Those granules that do degranulate undergo both complete and incomplete fusion events (Liu et al., 2011). These events occur following diverse activation signals, including PMA/ionomycin stimulation and CD16 ligation of primary cells, suggesting that signal strength does not dictate the mechanism of granule fusion. This highlights the diversity of lytic granule delivery as it illustrates mechanisms that may be shared between NK cells and other cell types that undergo vesicle exocytosis. In particular, neurotransmitter release is thought to partially be mediated by the “kiss and run” pathway, in which a small pore in a vesicle opens and rapidly closes again without full dilation of the pore (He and Wu, 2007). In some instances, vesicles remain at the plasma membrane and re-acidify and refill, thus presumably remaining readied for release (“kiss and stay”; Sudhof, 2004). Alternatively, vesicles may undergo complete release and endosomal recycling following neurotransmitter release (Sudhof, 2004). Finally, “crash fusion,” in which chromaffin cells undergo release without apparent stable vesicle docking or priming, has been described and suggests that stable, persistent docking events may not be required for fusion (Verhage and Sorensen, 2008). In general, these pathways suggest that modes of fusion may be a means of regulating vesicle exocytosis (Sudhof, 2004; Harata et al., 2006; He and Wu, 2007; Rizzoli and Jahn, 2007; Smith et al., 2008; Verhage and Sorensen, 2008). In addition, it raises an interesting question regarding the mechanism by which NK cells deliver lytic granules. What would be the advantage of utilizing an incomplete fusion event? This may reflect a means by which NK cells enable rapid lytic granule membrane recycling. NK cells mediate perforin and granzyme B-dependent serial killing of up to six targets (Bhat and Watzl, 2007). This behavior could suggest a requirement for membrane recycling and bidirectional vesicle traffic in facilitating the NK serial kill, which seems to contribute significantly to effective NK cell cytotoxicity (E. M. Mace, unpublished observations). Ultimately, however, the two experimental systems used to ascertain many of these TIRFm-based insights: free moving ligands in a lipid bilayer and fixed antibodies directed against receptors, each have provided insights and need to be interpreted in concert. Higher detailed studies between living cells will be invaluable.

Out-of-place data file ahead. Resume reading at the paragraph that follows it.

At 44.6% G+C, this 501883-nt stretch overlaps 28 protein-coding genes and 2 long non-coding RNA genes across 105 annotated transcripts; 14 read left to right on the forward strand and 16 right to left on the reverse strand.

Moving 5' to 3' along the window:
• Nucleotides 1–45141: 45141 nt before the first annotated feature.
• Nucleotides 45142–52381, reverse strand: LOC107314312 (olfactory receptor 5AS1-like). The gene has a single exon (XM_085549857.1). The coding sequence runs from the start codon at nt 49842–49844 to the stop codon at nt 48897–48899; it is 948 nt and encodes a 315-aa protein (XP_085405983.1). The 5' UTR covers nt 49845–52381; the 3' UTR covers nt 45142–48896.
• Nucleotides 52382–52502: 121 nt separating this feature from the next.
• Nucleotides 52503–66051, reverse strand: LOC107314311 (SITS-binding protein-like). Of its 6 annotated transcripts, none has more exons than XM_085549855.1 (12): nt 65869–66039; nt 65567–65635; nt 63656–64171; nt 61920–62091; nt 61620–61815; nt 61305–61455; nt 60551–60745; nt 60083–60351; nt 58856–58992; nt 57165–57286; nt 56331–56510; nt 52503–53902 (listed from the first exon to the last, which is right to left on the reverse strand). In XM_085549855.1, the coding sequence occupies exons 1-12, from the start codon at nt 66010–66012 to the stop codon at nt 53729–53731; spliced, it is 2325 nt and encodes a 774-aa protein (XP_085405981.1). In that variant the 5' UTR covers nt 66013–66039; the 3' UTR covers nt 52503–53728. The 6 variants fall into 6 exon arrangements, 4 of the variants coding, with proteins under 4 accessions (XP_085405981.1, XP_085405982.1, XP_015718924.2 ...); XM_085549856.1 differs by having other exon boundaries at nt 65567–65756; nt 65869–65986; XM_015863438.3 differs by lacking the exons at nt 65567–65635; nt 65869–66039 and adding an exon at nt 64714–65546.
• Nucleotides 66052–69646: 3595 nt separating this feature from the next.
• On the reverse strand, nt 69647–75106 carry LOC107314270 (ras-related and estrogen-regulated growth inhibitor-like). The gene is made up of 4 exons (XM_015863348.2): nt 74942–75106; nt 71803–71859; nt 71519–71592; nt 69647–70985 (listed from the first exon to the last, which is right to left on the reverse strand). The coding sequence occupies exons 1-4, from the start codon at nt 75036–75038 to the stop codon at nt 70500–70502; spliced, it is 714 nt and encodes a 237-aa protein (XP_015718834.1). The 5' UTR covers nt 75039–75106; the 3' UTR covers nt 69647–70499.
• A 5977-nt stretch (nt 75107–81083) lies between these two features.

NK Cell Receptor Microcluster Formation at the is
The ability of NK cells to act upon susceptible targets depends on finely tuned activating and inhibitory receptor signaling mediated in part by killer immunoglobulin-like receptors KIRs. Ligand binding of inhibitory KIRs results in ITIM phosphorylation and rapid recruitment and activity of phosphatases, particularly SHP-1 (Faure et al., 2003; Stebbins et al., 2003). KIR signaling, however, can be difficult to detect, likely owing to the phosphorylation of only a small percentage of total KIR protein, and the transient nature of the phosphorylation events (Treanor et al., 2006). Here FRET has proven of great value as it detects the direct interaction of molecules by measuring the non-radiative transfer of energy from an excited donor fluorophore to a proximal acceptor (Wu and Brand, 1994). This energy transfer is measured as a decrease of fluorescence lifetime. Measurement of FRET by fluorescent lifetime imaging (FLIM), as it is not based on fluorescence intensity, does not suffer the bias of fluorophore intensity in measurement. KIR2DL1 phosphorylation occurs in signaling microclusters at the synapse between an NK cell and its target (Treanor et al., 2006). Using a KIR2DL1-GFP donor and a phosphotyrosine-specific monoclonal antibody (4G10) conjugated to Cy3 as a FRET acceptor, this study showed that KIR phosphorylation is not homogenous across the synapse, but instead is present in microclusters. In addition, the kinase Lck was found in microclusters, suggesting that Lck plays an important role in KIR phosphorylation. Much of the work studying microclusters has been done upon lipid bilayers. Again, while bilayers provide an excellent reductionist system for TIRF imaging of receptor behavior, they do not account for the complex lipid composition and cytoskeletal contribution of a target cell.